Once upon a time, I had an audiobook version of this novel. I can’t remember who read it, just that I picked it up at the same time I bought some Henry Rollins stuff at this weird bookstore back in the 1990s. It was amazing, because you didn’t notice until the very end how much her voice changed, the shift in cadence and emphasis and language.
I should read this again.
It’s a fun story of the collapse of civilization as we know it, but it is clearly an artifact of its time. As society is collapsing, the protagonist’s dad works at a bookstore. Pretty sure the few that remain would be the first to go as society collapses, not the last.
That’s it? Plot-wise, it’s not that big of a deal, it could be basically anywhere. If that’s the worst of it, and I think it is, I would say it’s weathered pretty well for a science-fiction book about the apocalypse.
Symbolically as well, it ties into the meta-epistolary (ugh) nature of the book. Her dad sells books, she’s inadvertently writing one. They’re both doomed. Toward the end of the book, Lola writes that the D-Cons were not named for being convicts who camped out on the D line of the subway, but that no one remembers anymore where their name actually came from.
I’ve been wondering about this for a while. My current theory is that it’s referring to literary deconstruction (de-cons), and that Womack is making some kind of allegorical point about the end of the novel. I have absolutely nothing to support this theory apart from matching two syllables, but if it’s true, the bookstore would be symbolically important.
Well, I suppose – but it wasn’t just the bookstore, it was more that Womack didn’t seem to know about the electronic world at all (which did exist at the time he wrote the book if not as common as today) – his supposedly near-future characters rely solely on books, tv, and newspapers for info. Not entirely his fault, I suppose, but nearly as jarring as encountering characters in Asimov plotting starship courses with a slide rule. Although your idea of it being possibly intentional is interesting.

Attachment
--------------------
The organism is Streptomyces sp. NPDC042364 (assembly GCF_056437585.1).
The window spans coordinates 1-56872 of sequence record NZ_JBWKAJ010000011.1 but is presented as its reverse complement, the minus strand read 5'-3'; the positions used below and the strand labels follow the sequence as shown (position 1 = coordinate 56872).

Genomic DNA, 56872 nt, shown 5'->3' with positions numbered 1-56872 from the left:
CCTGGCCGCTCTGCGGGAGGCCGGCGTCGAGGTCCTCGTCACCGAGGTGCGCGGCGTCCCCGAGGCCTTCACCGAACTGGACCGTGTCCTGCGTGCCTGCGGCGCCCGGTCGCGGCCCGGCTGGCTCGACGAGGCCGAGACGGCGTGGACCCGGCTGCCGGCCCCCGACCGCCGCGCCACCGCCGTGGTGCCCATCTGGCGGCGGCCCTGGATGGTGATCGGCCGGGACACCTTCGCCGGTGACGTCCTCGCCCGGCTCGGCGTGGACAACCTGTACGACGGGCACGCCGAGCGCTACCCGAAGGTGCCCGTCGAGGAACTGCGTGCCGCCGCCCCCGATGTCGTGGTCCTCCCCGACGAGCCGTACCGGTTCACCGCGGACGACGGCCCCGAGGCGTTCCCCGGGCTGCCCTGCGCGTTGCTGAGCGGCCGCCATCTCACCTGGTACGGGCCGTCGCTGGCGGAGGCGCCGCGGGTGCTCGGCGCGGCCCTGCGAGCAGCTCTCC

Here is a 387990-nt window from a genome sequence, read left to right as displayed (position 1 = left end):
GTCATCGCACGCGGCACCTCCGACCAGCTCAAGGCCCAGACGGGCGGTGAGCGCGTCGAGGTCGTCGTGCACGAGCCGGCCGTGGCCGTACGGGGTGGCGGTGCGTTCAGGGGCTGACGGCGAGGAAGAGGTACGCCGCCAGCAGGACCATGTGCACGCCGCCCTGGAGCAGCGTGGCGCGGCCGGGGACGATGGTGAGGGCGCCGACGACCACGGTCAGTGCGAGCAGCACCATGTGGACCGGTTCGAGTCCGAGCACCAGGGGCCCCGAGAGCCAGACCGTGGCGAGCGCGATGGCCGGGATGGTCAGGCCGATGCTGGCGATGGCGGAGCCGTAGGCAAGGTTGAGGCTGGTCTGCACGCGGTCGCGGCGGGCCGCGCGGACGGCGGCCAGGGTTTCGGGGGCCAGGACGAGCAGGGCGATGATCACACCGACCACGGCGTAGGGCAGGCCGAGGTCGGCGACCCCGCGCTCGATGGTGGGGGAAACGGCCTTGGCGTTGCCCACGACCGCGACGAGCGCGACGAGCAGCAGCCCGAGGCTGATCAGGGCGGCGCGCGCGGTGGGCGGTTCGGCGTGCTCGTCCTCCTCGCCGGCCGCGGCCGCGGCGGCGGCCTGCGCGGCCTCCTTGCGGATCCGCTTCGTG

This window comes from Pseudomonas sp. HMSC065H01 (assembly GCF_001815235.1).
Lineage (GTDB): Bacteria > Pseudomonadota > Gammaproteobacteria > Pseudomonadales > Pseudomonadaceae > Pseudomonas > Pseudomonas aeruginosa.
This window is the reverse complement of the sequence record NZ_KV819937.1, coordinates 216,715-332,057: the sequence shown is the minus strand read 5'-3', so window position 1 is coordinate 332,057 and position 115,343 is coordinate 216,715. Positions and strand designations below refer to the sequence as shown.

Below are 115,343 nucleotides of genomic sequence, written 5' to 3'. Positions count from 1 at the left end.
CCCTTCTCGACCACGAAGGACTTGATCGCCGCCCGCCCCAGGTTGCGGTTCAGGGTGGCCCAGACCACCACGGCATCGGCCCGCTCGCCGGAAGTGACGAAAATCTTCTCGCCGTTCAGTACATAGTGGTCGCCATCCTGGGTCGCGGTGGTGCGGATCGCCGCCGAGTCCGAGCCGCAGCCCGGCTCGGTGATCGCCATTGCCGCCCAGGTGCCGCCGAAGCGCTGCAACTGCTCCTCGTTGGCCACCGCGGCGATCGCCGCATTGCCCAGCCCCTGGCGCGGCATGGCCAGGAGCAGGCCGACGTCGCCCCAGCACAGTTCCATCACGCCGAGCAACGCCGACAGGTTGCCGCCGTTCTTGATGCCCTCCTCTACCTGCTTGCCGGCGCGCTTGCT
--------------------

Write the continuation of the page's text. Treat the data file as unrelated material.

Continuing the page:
Also, it’s not clear that this is actually happening in the future. If you read the rest of the series, to which Random Acts… is a prequel despite being the fifth(?) entry, you find that the timeline has basically been completely screwed over by Dryco’s (Walmart but more evil) failed efforts to pillage history in a desperate attempt to revitalize the dying American Dream of consumerism. It’s a very surreal and bleak series which very much indulges in being a parallel universe to ours.
Anyway, I actually imagined Random Acts… taking place “today” (i.e. in the 90s) when I first read it, before reading the rest of the series. I don’t remember if there’s anything futuristic at all; no flying cars or anything. Just social inequality, feds, and meds.
It’s a shame that, even with William Gibson stumping for him, Jack Womack doesn’t get the recognition he deserves.
Anti-anachronisms be damned. Womack’s universe is absurd in a variety of ways, yet intact and compelling.
The transformative aspects of this story are what make it so gripping. Imagine Anne Frank given the avenue of gang violence as a way “out”. Another absurdity, but desperation pins hope to all manner of insanity. The impact on Lola is credible an masterfully explored.
All the friends I’ve leant RASV to have cursed my name for what happened to their sleep cycle. Its so compelling sleep just won’t happen until all the pages have turned and the drama played out. Womack definitely deserves more recognition and you should read this book.